© Mr Amer Karim (2016)
Mr Amer Karim
MBBS(London), DIC(Orth Eng), MD(Res)
FRCS(Trauma & Orth), FRSA(UK)
Consultant Trauma & Orthopaedic Surgeon
Full British Training & Specialist Certification
Hip Fracture (Broken Hip)
Why do hip fractures occur?
You can break your hip at any age, but it is most common after you are 65. Over this age the density of the minerals in the bone begins to decrease and the bone is more susceptible to a fracture (break). A hip fracture is a very serious injury, especially if you are older. However, the surgery is usually very effective although the recovery does take a long time and requires patience and persistence.
The better your health and mobility before a hip fracture, the quicker the more complete the recovery after the surgery.
What are the treatment options?
The treatment of hip fractures depends on the type of fracture sustained and the age and condition of the patient:
In young patients, all hip fractures are fixed, because this gives them the best chance of a normal hip
In older patients, the broken hip is either fixed (pinned) or replaced
In very rare cases, when patients are very old or very unwell, then no surgery is performed and the hip is left to mend on its own as best as possible (this is because the risks of the surgery are too great).
The decision to fix, or replace the broken hip depends on the type of the fracture: Some fracture configurations can be fixed and will heal well, while other configurations if fixed will not heal and therefore can only be replaced, either with a half hip replacement or a full hip replacement.
All decisions regarding treatment and choice of implant and fixation will be discussed with you and your family prior to the operation. I will also answer any questions you have before you sign a consent form so you are fully informed and can make the best decision.
Are there any risks?
With any operation there are risks, hip fractures are serious injuries and so there are some risks that you need to be aware of. The chances of these complications are low, usually less than 2%, however if they do occur, they are serious and so you should be aware of them:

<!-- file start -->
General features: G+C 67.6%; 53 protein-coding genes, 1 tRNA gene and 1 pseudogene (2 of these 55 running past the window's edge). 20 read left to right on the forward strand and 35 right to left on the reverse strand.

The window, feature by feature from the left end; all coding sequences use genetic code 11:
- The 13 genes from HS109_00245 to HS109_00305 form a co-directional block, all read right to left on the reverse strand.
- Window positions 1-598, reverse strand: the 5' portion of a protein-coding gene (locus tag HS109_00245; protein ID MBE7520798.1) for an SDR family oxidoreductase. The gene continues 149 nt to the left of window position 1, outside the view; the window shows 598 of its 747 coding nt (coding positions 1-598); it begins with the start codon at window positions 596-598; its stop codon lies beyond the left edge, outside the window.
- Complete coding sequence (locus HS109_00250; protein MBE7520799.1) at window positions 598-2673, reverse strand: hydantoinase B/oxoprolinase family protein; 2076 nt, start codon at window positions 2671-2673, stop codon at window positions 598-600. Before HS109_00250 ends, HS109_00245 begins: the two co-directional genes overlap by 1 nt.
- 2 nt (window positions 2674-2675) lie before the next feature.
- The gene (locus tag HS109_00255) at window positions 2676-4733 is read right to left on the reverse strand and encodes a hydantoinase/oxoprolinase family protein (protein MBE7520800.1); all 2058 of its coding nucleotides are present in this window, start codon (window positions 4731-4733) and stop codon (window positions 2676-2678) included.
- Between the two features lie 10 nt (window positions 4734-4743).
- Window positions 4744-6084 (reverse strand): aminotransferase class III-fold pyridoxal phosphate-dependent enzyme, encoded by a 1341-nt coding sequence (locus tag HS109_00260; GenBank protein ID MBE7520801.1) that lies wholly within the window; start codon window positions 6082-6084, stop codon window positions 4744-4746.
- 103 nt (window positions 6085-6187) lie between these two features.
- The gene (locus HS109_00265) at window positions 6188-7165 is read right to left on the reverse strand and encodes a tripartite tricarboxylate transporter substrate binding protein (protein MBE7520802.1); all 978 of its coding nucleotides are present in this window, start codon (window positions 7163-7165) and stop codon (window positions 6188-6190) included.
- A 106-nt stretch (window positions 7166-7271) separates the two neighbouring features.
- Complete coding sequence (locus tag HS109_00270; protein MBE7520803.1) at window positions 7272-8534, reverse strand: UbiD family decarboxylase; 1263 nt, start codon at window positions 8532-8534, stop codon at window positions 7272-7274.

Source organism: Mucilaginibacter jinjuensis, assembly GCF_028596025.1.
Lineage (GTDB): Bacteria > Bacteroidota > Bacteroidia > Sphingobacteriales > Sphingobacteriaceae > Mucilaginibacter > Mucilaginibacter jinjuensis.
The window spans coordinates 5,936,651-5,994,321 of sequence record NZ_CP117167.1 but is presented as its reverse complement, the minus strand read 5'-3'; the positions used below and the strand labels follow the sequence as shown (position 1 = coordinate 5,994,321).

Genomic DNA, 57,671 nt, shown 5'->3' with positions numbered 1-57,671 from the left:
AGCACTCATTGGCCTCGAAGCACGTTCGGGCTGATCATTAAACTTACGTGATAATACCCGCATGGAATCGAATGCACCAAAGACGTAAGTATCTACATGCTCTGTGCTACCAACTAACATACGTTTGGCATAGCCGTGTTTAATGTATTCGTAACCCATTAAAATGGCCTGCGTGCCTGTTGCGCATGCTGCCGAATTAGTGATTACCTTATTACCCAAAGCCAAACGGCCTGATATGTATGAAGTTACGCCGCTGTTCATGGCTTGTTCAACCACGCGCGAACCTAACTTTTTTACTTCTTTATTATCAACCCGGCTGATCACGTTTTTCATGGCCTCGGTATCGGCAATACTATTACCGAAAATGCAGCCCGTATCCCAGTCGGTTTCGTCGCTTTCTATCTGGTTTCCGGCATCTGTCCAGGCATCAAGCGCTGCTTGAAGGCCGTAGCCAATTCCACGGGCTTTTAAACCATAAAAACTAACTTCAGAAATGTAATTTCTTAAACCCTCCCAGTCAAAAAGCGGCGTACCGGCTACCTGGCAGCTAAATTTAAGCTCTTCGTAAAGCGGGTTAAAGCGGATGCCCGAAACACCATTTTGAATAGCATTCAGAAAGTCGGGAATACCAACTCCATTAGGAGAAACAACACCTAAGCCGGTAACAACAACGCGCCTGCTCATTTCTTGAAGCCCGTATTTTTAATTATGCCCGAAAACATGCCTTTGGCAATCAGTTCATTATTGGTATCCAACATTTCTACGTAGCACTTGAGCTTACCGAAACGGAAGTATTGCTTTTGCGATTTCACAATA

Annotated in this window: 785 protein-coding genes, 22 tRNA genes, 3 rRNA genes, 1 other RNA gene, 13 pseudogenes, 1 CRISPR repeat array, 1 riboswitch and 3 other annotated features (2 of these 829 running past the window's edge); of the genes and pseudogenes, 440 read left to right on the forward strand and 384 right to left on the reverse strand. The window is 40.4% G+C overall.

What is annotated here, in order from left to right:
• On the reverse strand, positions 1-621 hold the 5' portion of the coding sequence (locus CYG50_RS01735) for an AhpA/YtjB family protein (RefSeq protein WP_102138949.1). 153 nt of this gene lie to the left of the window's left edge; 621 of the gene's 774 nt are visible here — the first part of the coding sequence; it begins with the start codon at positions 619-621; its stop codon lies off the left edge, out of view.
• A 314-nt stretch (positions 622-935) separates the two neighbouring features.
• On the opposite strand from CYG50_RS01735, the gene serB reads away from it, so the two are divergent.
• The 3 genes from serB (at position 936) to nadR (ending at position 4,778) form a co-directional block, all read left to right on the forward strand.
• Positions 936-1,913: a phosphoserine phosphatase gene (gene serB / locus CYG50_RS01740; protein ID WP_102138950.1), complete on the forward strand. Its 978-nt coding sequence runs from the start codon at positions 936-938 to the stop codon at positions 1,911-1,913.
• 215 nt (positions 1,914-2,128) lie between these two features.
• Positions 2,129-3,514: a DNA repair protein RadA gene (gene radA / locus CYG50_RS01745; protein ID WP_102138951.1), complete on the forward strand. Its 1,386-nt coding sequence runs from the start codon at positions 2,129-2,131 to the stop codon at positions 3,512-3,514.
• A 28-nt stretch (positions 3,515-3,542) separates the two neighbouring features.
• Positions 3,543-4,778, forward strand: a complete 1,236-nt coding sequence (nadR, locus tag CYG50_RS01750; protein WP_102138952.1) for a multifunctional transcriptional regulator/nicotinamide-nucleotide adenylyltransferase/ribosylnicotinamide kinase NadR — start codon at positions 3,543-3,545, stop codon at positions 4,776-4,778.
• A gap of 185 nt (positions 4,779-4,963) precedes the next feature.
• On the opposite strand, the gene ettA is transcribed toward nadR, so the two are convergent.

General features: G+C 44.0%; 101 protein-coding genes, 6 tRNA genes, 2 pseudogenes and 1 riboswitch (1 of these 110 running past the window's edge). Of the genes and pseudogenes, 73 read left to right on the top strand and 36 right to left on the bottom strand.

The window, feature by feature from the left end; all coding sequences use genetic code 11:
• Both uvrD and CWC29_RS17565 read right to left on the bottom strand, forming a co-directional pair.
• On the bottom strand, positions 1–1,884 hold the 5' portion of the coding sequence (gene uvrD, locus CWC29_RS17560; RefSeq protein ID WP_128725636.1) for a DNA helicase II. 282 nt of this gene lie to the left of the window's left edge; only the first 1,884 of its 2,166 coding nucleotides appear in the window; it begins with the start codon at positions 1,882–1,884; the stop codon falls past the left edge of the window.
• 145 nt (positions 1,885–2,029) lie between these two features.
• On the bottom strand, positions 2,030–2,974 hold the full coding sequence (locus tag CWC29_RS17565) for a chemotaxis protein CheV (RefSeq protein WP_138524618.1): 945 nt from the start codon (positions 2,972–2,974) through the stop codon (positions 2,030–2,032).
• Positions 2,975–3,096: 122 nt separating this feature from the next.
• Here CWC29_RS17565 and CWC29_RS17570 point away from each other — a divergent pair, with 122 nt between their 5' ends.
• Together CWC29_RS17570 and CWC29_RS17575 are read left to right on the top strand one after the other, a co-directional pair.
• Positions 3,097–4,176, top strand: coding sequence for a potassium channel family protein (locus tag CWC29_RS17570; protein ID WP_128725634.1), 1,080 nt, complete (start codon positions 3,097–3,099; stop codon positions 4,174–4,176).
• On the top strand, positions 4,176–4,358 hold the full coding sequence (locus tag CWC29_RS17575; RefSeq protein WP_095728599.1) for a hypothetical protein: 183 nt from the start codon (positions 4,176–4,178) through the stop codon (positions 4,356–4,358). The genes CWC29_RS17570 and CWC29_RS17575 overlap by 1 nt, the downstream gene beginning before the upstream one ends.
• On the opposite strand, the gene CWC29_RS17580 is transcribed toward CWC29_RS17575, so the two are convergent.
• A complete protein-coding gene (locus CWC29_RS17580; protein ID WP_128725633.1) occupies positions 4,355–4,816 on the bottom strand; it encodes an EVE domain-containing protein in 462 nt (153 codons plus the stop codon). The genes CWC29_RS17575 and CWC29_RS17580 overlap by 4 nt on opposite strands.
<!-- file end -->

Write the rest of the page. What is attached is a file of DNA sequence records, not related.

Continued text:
Bleeding during or after the surgery (you may also require a blood transfusion)
Neuro / Vascular Injury
Blood clots in the legs (DVT) or lung (PE)
Haematoma (blood collection in the muscles)
Heart failure, heart attack or stroke
Non-union of the fracture
Leg length discrepancy
The procedure is made as safe as possible through experience and I have performed hundreds of these operations without incident.
Rehabilitation after a hip operation?
After the surgery, you will be left in bed to recover from the anaesthetic for the first day. The day after the surgery you should start sitting out in a chair and walking with aids and the help of the physiotherapists. You will still need to be in hospital for about a week, until your wound has settled down and you are able to walk to the toilet and around comfortably.
You will only be discharged from hospital once you are safe to do so. Upon discharge, it is advisable to stay with an able family member who can assist you while you continue your recovery. You should walk often and commence physiotherapy at home. Your wound stitches will be removed in about 2 weeks and you should keep the wound dry and covered up until then.
It takes 6 to 18 months to fully recover from a hip fracture and even then the recovery may not be complete, but this is because of the severity of the injury.
I will see you in my outpatient clinic 2 weeks after the surgery to check the wound and remove the stitches. I will then arrange regular long term follow up in my clinic to monitor your progress, depending on the surgery performed. Should you wish to see me sooner or if you have any other questions, please phone my secretary and she will book you in at a time of your convenience.
Want more information ?
More information can be found on my website:
What exercises should I perform after a hip fracture?